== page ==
The Changing Landscape of Education

By Darin King, CIO, North Dakota University System

Darin King, CIO, North Dakota University System

In the past two years our university system of 11 public colleges and universities has seen some significant changes in the way we go about the business of IT, focusing on two main areas: systemwide consolidation and heightened security measures.

The first was prompted by legislative mandate. The 64th Legislative Assembly called for a solution to more than two dozen “Data inconsistencies” found throughout the system. For the most part, many of these had to deal with definitions and reporting, although many required technical action to be taken by our IT teams.

For instance, solutions for finance, human resources and certain student services needed to be centralized to be considered standard. The rollout of both time and labor modules under our PeopleSoft system helped further standardization needs. For Core Technology Services (CTS) employees themselves, an additional standardization tool was found with the Work Management System, which allows teams to coordinate work throughout the system. Finally, work by the document imaging team in implementing Perceptive Content software solutions throughout the system helped unify data, and won the team a Kofax Inspire Higher Education Best Practice Leader 2017 award.

"We implemented intrusion detection systems at all the campuses, as well as multi-factor authentication for dozens of our key systems"

These types of consolidation bring the added bonus of long-term efficiency since we have 11 main campuses and several satellite campuses. The implementations needed to make sense at the campus level, but also fall in line with the State Board of Higher Education’s needs for the system of institutions.

This functional consolidation has been challenging as our budgets have decreased. After the state’s economy took a downturn due to significantly reduced commodities prices, the NDUS took three rounds of financial adjustments. What that’s meant for us in CTS was finding as many efficiencies as possible as nearly every one of our staff had to take on additional responsibilities.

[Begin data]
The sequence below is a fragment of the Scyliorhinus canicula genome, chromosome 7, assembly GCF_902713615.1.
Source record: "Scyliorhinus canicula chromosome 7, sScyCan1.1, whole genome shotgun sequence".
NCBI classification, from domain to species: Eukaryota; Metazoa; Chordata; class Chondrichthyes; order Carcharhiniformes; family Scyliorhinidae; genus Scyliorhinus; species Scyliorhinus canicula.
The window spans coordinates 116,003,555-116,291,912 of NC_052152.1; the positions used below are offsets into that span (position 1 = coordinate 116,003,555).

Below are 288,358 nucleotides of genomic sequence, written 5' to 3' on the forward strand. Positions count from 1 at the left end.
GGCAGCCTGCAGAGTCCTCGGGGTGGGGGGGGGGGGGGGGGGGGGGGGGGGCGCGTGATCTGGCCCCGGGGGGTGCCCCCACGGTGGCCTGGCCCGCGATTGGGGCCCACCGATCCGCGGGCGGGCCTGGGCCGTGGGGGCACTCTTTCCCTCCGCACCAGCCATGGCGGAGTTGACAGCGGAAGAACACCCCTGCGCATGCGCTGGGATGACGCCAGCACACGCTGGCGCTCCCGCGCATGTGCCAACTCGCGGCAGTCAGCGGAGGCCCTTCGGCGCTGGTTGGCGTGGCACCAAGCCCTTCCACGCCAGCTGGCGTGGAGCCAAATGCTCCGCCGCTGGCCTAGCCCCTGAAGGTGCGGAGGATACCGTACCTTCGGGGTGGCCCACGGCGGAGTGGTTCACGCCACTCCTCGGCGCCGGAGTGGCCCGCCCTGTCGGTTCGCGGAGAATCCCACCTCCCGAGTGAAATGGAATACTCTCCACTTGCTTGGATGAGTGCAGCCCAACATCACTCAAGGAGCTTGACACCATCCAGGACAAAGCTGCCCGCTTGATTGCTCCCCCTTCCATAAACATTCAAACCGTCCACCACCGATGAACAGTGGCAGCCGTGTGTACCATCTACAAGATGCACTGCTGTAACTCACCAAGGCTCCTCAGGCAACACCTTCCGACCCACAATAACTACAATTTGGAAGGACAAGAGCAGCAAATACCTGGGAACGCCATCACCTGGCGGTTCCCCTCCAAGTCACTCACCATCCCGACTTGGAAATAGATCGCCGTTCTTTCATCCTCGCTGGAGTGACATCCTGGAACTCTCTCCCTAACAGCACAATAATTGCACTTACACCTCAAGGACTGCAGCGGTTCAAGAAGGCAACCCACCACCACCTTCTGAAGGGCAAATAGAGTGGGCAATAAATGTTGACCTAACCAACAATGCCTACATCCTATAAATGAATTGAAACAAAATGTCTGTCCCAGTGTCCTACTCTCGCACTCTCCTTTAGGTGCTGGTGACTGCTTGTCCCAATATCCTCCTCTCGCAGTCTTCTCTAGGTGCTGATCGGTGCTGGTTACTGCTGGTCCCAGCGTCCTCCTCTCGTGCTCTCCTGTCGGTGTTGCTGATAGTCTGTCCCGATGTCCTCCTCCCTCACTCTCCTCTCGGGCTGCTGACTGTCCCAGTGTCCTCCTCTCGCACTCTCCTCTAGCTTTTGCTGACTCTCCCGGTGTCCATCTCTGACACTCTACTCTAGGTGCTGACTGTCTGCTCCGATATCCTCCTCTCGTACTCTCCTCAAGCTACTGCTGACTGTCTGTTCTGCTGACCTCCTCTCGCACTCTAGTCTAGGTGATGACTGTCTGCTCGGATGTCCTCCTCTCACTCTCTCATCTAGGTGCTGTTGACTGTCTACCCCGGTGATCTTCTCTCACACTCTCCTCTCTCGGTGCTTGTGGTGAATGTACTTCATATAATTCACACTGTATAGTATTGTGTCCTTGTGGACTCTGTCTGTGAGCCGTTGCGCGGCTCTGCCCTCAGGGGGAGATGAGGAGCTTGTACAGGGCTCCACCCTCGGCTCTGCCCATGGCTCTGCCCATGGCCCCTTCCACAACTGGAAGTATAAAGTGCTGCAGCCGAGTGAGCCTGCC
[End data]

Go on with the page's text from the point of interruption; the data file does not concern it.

On security, we’ve been improving on yearly security audits, but that road is always interesting. In the digital age it’s hard to not take an aggressive stance on security, especially when there are tens of thousands of student records and as many personnel files that require safe-keeping. We have employed a “Defense in Depth” strategy and also updated many of our policies, procedures and standards throughout the system to better align with the threat landscape.

Additionally, we implemented intrusion detection systems at all the campuses, as well as multi-factor authentication for dozens of our key systems. The former has aided us greatly in identifying and preventing potential threats across the system. The latter was first implemented for privileged users with access to restricted data and most recently went live for all users systemwide concerning accessing financial statements or other human resource-associated systems.

We have also improved our enterprise vulnerability management, log management and endpoint systems to create efficiencies while providing improved visibility and correlation capabilities. One issue that we will likely continue to run into throughout the system is usage of operating systems that can fall outside those authorized, but we have found that nearly all of these are employed by researchers with specific needs, or by computer science students learning new systems on their own. By and large, those don’t typically create problems and can be adequately secured with alternate controls.

All of the changes and growth we have seen the past few years would not be possible without the hard work of our CTS staff and the support of our campuses, university system and state. It is an exciting time to be involved in IT and I look forward to continuing our collaborative efforts to help the North Dakota University System reach their strategic objectives.

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